(This is the fifth piece of a collaborative project between Ken Hall and Victor Salvo, documenting the aftermath of Tropical Storm Irene in Vermont. It is clear that Vermont and her people will bounce back and thrive, in spite of the recent disaster. Other places, hit with their own disasters, are not so fortunate. Victor has been working hard, raising awareness and money to rebuild a school near the epicenter of last year’s devastating earthquake in Haiti. Please take a look HERE to learn more about Victor’s Haitian project and ways to support it.)
Millions of tons of water moved millions of tons of debris, at a rather fast clip, through Vermont three weeks ago. The people of Vermont (most of them, anyway) picked themselves up as best they could and got to work, cleaning and repairing what they were able and doing whatever was possible for their neighbors and friends. When it became clear that, no matter how spunky Vermonters may be, local and state resources had been utterly overwhelmed, a disaster was declared and help came from near and far.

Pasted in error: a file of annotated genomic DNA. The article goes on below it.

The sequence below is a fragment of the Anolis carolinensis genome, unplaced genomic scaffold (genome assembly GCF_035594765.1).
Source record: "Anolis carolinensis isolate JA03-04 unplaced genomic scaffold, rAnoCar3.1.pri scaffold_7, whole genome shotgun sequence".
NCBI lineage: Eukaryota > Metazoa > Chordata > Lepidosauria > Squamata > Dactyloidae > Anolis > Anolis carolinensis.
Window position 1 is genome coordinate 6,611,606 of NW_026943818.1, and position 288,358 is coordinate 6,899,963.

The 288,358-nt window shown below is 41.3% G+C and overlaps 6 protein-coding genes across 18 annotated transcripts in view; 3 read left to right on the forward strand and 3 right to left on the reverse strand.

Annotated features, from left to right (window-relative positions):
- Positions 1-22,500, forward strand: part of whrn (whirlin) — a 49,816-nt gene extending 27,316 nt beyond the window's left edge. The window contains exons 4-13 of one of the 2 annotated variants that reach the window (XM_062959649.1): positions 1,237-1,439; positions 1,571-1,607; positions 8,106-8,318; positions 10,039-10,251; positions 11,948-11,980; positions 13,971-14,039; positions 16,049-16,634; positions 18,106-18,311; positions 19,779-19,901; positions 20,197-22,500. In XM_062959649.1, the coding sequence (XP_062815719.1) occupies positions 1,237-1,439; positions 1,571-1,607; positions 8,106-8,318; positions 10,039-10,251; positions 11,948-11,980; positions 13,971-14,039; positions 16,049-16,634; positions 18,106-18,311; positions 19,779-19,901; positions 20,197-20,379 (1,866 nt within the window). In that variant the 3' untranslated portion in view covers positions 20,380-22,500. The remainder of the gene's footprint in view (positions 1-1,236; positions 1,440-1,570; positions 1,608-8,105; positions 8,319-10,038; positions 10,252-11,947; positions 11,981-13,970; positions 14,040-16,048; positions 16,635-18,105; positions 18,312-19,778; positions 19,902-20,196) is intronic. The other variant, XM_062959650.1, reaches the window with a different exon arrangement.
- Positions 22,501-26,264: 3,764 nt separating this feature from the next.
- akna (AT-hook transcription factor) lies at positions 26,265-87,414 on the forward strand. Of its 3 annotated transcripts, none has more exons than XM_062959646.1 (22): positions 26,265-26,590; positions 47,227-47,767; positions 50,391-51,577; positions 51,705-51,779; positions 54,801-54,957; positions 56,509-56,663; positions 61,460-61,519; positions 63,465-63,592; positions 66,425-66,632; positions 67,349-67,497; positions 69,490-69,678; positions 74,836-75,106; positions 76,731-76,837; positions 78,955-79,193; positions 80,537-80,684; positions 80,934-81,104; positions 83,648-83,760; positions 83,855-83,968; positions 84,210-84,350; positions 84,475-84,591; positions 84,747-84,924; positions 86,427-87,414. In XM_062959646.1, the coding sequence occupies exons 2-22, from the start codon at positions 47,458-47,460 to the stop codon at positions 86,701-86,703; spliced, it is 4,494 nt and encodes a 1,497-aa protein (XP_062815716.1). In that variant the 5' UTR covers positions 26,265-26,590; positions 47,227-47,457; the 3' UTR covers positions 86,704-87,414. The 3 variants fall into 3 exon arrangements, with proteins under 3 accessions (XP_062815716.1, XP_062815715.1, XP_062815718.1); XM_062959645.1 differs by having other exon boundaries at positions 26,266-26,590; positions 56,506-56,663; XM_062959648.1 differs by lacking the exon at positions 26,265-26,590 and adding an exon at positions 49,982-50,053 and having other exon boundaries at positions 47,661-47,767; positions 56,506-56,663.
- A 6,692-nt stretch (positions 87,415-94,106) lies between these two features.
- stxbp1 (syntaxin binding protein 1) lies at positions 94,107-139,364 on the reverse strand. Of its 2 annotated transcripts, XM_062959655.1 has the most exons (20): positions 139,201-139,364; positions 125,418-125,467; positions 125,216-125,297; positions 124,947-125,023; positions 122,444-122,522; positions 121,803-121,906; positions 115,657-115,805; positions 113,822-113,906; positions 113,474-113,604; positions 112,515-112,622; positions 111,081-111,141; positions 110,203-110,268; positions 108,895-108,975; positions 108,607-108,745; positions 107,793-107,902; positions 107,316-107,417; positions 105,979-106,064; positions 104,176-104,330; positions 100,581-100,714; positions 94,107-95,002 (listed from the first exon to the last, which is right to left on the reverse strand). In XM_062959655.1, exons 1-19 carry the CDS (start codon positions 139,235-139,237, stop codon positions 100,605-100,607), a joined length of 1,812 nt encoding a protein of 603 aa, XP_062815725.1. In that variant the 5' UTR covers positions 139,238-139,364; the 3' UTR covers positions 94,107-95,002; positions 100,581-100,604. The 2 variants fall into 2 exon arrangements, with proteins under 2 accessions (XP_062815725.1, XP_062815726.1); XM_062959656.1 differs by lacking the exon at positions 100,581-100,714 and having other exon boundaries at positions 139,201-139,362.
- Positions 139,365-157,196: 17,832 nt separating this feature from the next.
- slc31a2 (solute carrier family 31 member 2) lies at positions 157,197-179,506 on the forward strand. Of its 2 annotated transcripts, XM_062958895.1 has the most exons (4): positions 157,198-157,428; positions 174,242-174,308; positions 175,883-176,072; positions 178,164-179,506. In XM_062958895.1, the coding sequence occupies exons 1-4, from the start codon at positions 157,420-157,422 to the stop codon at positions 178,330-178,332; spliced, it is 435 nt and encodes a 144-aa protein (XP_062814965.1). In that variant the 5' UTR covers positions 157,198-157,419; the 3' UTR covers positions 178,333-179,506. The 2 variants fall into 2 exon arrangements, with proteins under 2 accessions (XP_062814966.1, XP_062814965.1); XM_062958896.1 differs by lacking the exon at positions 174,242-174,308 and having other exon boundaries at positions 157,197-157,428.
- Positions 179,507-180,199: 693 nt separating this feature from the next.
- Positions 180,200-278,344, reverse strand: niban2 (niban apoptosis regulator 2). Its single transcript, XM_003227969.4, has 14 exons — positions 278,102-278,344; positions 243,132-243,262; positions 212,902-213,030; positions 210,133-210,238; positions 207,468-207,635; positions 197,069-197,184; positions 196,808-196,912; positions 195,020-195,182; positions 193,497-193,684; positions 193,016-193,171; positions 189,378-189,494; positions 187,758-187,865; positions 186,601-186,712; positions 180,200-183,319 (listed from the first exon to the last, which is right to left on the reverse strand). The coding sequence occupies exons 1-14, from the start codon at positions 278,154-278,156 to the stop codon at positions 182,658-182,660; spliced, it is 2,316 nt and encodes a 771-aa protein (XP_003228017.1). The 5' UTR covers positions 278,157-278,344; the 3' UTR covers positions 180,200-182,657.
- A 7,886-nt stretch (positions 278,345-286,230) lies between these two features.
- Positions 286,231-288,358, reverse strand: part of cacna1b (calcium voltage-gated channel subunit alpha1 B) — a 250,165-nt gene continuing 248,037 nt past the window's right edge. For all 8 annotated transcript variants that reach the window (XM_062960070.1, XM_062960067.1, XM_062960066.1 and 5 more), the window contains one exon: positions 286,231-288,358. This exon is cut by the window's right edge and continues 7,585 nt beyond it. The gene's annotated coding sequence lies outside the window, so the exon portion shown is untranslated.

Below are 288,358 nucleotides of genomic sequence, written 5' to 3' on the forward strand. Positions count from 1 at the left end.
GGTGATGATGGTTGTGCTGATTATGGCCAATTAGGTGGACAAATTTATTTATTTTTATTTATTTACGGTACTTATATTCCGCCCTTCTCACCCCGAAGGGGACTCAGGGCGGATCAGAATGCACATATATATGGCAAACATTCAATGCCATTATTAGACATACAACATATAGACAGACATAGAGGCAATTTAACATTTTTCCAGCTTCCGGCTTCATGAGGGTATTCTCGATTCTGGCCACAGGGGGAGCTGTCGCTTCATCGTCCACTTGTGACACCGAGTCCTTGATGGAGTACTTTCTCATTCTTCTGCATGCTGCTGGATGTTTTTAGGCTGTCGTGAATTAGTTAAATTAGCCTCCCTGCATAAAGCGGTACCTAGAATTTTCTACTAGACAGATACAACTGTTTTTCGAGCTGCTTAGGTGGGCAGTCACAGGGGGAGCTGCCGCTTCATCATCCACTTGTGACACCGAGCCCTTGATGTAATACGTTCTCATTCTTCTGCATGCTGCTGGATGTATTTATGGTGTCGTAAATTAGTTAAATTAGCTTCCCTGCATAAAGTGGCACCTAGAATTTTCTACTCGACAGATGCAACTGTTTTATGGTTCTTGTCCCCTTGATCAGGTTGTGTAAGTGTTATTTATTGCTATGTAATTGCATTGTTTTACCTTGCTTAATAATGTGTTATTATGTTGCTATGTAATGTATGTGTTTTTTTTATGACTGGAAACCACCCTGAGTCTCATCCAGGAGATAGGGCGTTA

FEMA employees from Florida, Washington (State and DC) and many other places were sent by the Federal Government to assist. Red Cross volunteers came from Tennessee, utility crews arrived from Canada and several states lent Vermont portions of their National Guard. Tremendous progress has been made but much remains to be done. Roads and infrastructure are the most visible and obvious components of recovery, serving the greater good on a large scale with the assistance of massive machines, but another component — that of beginning to heal, getting ready to move on — takes place on a much more intimate scale.
The scope of the destruction, running the length of nearly every river valley, makes the efforts of humans seem puny but people helping people gives hope. Some of the images Victor captured last week stand on their own, needing no wordy embellishments from me.